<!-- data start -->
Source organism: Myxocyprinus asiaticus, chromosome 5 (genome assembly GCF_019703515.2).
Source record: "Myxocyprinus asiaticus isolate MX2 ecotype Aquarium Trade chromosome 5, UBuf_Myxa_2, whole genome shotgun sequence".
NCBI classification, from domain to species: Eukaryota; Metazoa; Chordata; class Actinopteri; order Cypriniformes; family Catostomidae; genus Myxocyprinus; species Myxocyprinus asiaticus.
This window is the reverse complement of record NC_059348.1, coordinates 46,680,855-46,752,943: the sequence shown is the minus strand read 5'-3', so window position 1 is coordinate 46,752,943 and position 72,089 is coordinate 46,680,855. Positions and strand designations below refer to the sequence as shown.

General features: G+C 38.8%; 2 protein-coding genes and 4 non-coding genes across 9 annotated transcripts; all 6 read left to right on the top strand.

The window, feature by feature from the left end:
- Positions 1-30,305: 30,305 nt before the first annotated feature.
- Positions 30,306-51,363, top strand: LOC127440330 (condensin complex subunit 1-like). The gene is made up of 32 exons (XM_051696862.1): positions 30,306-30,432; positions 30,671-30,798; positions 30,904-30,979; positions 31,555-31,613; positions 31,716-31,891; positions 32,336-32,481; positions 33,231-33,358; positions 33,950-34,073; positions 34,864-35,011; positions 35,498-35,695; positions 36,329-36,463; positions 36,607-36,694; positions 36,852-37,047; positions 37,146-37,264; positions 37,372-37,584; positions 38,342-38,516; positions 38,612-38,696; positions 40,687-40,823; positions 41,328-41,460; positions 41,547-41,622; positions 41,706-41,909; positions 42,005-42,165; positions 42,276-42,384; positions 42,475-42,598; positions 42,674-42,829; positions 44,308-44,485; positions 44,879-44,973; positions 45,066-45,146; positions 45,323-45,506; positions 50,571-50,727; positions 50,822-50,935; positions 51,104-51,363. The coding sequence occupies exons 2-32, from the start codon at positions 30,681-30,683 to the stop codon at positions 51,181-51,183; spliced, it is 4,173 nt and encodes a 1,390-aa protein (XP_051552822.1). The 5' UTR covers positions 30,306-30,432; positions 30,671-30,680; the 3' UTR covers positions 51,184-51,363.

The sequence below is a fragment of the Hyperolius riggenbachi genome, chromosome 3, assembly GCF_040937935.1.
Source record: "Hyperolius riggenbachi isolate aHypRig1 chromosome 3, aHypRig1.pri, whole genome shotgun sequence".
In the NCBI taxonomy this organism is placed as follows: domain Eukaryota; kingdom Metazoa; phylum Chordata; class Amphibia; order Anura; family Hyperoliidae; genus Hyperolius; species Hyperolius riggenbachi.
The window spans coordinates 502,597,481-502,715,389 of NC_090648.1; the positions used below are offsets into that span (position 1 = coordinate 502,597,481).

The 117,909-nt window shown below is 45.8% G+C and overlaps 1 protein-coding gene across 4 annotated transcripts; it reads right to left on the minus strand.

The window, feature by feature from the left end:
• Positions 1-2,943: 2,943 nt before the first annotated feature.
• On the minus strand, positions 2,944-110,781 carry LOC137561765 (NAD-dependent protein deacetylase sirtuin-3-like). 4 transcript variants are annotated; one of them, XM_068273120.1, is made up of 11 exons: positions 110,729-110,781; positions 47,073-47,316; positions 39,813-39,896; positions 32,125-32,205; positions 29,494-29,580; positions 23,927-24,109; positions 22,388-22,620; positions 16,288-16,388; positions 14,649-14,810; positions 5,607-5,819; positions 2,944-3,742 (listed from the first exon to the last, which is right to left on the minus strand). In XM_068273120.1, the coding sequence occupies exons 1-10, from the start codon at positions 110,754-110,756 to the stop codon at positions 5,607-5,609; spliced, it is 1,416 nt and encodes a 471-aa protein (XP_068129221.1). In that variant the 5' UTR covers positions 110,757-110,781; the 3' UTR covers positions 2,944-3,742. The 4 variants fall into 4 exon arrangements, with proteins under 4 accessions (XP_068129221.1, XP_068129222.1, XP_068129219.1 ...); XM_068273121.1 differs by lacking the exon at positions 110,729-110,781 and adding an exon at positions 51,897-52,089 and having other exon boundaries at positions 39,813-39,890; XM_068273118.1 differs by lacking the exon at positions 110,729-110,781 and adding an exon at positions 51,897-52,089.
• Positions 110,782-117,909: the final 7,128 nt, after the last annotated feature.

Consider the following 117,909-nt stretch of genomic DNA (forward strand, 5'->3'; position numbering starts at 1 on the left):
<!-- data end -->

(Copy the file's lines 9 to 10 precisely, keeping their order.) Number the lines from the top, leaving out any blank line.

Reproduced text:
The sequence below is a fragment of the Hyperolius riggenbachi genome, chromosome 3, assembly GCF_040937935.1.
Source record: "Hyperolius riggenbachi isolate aHypRig1 chromosome 3, aHypRig1.pri, whole genome shotgun sequence".